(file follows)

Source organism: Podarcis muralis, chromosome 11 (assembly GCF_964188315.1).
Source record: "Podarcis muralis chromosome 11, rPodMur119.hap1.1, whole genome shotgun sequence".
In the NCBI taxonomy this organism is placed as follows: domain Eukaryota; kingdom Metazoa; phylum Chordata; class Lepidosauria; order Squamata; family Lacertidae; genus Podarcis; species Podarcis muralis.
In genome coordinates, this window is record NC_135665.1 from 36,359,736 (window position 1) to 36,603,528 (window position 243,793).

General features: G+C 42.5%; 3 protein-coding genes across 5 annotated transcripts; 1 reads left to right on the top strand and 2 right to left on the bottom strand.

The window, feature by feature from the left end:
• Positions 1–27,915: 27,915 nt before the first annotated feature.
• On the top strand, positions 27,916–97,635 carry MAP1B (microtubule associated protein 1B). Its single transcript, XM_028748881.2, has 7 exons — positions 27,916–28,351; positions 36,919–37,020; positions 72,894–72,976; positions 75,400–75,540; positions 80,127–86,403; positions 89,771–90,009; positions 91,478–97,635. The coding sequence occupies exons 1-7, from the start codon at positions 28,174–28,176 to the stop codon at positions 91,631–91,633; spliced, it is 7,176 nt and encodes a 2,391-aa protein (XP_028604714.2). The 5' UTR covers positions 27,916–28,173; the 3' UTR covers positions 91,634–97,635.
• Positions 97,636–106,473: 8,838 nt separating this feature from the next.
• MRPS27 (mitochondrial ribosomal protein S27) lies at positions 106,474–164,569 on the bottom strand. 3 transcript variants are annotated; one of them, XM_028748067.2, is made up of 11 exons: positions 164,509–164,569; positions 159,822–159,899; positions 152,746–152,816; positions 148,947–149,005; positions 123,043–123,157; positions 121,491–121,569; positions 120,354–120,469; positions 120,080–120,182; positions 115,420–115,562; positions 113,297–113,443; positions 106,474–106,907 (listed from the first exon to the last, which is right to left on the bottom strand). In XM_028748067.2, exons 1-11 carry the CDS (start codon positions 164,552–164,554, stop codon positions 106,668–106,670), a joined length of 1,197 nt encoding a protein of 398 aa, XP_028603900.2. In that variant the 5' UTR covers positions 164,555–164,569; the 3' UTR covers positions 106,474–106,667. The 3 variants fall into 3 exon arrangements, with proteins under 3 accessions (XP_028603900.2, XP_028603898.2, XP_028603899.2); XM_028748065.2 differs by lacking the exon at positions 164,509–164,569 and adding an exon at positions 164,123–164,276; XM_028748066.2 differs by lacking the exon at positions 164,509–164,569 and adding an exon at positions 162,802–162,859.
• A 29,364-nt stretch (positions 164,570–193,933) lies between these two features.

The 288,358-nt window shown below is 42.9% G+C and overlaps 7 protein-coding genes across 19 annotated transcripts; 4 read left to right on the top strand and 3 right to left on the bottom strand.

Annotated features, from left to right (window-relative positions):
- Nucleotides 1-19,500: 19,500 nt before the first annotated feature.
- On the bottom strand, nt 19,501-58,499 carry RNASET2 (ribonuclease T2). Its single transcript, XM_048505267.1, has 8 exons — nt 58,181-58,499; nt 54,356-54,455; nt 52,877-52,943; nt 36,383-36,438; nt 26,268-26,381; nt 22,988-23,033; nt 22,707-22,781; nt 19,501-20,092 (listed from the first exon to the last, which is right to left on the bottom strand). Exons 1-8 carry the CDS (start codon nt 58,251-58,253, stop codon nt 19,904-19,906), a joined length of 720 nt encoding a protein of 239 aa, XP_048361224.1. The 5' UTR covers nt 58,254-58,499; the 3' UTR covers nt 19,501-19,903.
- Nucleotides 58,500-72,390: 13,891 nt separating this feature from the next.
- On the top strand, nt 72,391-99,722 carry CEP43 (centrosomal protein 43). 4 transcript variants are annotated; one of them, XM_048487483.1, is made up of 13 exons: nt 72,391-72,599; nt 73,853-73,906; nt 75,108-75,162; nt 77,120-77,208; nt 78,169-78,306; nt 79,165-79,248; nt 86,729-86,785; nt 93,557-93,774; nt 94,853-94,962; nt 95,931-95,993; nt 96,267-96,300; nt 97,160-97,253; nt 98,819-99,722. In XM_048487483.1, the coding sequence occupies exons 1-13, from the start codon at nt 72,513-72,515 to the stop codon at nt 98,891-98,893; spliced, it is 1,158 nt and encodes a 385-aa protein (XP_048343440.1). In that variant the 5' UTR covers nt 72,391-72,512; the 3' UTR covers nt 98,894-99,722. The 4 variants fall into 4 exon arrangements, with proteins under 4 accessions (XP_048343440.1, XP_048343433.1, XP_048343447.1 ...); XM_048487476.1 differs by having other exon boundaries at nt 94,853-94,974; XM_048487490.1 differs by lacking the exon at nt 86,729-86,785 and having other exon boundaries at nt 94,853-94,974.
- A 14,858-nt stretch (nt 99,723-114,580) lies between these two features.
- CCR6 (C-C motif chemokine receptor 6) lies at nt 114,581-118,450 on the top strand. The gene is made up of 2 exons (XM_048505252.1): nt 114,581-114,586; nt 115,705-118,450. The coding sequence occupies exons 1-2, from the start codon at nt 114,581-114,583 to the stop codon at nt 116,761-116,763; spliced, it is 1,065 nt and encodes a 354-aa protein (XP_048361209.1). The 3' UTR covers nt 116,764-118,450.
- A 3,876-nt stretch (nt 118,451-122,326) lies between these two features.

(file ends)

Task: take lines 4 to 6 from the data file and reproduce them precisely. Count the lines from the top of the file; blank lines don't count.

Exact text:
In genome coordinates, this window is record NC_135665.1 from 36,359,736 (window position 1) to 36,603,528 (window position 243,793).

General features: G+C 42.5%; 3 protein-coding genes across 5 annotated transcripts; 1 reads left to right on the top strand and 2 right to left on the bottom strand.

The window, feature by feature from the left end: